Do you remember the days of reactive healthcare? In simpler times, we waited until we experienced a series of symptoms and then booked an appointment with our doctor who would attempt to diagnose our illness. However, the rise of fitness trackers, wearables and education mean we are now much more proactive when it comes to looking after our health.
It is relatively easy to check every calorie we consume and every step that we take each day by using the smartphone in our pocket. There is also a movement called the Quantified Self (QS) who are seeking higher knowledge through self-tracking of their heart rate, respiration, sleep patterns, blood pressure, exercise, diet and much more.
However, this is just the beginning of a technological revolution as we head towards Web 3.0. Let’s explore how these emerging technologies could transform our wellbeing and bring greater efficiencies to the world of healthcare.
Wearables and IoT
Anyone that has sat in a corporate meeting would have noticed the increasing number of smartwatches and fitness trackers strapped to wrists of the attendees. Even if you missed this trend, you probably would have heard stories from people on a mission to reach their elusive goal of 10,000 steps a day.
However, if we were to zoom out from the early adopters, it’s easy to see the potential that these small trackers can offer. What if Doctors provided devices to high-risk patients and encourage them to monitor their activity during their daily routines? If medical professionals had access to this real-time data and advised their patients accordingly, they could prevent further complications and save lives.
Fitness trackers and wearables are capable of recording much more essential data than just steps. For example, the latest Apple Watch is about to become the first ECG-capable device cleared by the FDA that users will be able to purchase without the need for a prescription. But, why is this such a big deal?
The reality is that most heart problems do not occur when inside a Doctors waiting room. Imagine having a watch strapped to your wrist that is continually checking for any patterns of irregularity with your heart and alerting you if needed. Equally the same device can track sleep patterns, and home blood pressure monitors that connect to smartphones are also easy to get hold of too.
IoT is much more than just another buzzword. Those that can look beyond the shiny new gadgets can quickly see that wearable tech can act as a health monitor that has the potential to save lives.
AI and Machine Learning
Contrary to popular opinion, it’s not the technology that will transform the medical industry; it’s data. The more we capture and record on a global scale, the easier it becomes to learn from it. Until now, the idea of small trackers creating a deluge of personal health data would have raised another unwelcome challenge to time-strapped medical professionals.
Thankfully, machines can process and learn from vast amounts of data faster than even the smartest of humans. If sophisticated computer systems are capable of collecting, evaluating and understanding complex healthcare data patterns, it would undoubtedly become an essential tool for health care professionals.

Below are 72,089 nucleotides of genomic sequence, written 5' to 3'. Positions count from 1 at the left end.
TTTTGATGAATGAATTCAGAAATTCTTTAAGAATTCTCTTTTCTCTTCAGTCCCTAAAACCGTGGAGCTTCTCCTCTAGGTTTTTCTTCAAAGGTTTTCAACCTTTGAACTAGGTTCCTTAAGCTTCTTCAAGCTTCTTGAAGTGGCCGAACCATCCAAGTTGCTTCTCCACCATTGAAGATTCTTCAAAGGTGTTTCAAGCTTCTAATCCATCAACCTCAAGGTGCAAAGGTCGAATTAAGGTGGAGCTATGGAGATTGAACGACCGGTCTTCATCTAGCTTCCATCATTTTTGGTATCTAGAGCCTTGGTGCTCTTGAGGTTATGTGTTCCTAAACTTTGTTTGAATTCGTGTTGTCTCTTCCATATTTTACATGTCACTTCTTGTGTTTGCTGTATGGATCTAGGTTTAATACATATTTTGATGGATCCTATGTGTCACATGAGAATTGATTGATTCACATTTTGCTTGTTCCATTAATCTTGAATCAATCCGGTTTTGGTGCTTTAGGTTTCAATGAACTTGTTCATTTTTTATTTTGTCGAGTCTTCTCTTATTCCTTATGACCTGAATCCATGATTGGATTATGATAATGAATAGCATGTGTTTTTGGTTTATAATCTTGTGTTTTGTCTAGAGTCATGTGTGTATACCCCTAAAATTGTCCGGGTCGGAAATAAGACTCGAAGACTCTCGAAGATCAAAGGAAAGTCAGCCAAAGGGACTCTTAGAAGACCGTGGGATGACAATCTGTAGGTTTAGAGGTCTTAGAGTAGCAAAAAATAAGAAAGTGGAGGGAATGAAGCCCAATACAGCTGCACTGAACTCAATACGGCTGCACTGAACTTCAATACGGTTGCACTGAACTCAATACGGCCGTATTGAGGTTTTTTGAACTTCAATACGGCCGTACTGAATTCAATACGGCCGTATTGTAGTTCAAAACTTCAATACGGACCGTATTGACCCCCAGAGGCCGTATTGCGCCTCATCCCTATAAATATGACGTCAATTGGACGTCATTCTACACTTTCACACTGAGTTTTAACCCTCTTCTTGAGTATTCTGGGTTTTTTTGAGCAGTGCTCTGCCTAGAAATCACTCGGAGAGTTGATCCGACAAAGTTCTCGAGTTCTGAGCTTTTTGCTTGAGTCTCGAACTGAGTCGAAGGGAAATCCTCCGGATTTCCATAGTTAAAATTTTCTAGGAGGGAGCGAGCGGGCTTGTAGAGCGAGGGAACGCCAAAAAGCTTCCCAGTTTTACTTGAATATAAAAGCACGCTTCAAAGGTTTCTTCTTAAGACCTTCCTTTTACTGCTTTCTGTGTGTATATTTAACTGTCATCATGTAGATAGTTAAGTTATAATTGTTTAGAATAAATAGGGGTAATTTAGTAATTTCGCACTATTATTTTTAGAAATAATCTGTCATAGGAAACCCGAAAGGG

A combination of machine learning (ML), artificial intelligence (AI) and cognitive computing are just a few Web 3.0 technologies that have transformative qualities for the medical profession. The data from our fitness trackers can then begin to create valuable insights that enable Doctors to make an informed decision based on learning from hard data.
The scary headlines around AI, automation, and robots replacing the role of a doctor could not be further from the truth. The future involves professionals leveraging new insights from patient data to improve human decision making.
It has been impossible to escape the hype that surrounds blockchain technology this year. Most people will associate a decentralized and secure digital ledger with the world of business and fintech. But, this same technology is about to have a significant impact on the healthcare industry too.
Once again, it is data management that has been holding the medical profession back for many years. Fragmented data is of little or no use to anyone. By removing essential information from individual systems, patient data will become accessible to the right people and providers in a step towards greater efficiency.
When all parties have access to the same information, it becomes much easier to co-manage diagnoses and treatments. Another problem that is seldom talked about is the issue with counterfeit drugs made possible by a deeply flawed and dated supply chain.
New solutions such as Ambrosus are combining both blockchain and IoT to assure data integrity for products. By creating a secure and frictionless dialogue between sensors, distributed ledgers, and databases it could also help prevent the hundreds of thousands that die due to counterfeit pharmaceuticals.
Technology has already had a dramatic impact on the world of business and almost every aspect of our lifestyle. But, it’s now time to think bigger and begin to solve real problems in the name of progress. Our inability to process and learn from vast quantities has prevented us from moving forward. However, Web 3.0 technologies are already beginning to open up a whole new era of possibilities.
We are entering a new age of proactive healthcare that enables us to listen and learn from our own personal data. But, healthcare technology will never replace a medical professional, it’s more about providing them with a new set of tools that will enable them to make informed decisions based on real-time factual data.
For these reasons alone, we will see greater efficiencies in healthcare and more importantly save hundreds of thousands of lives.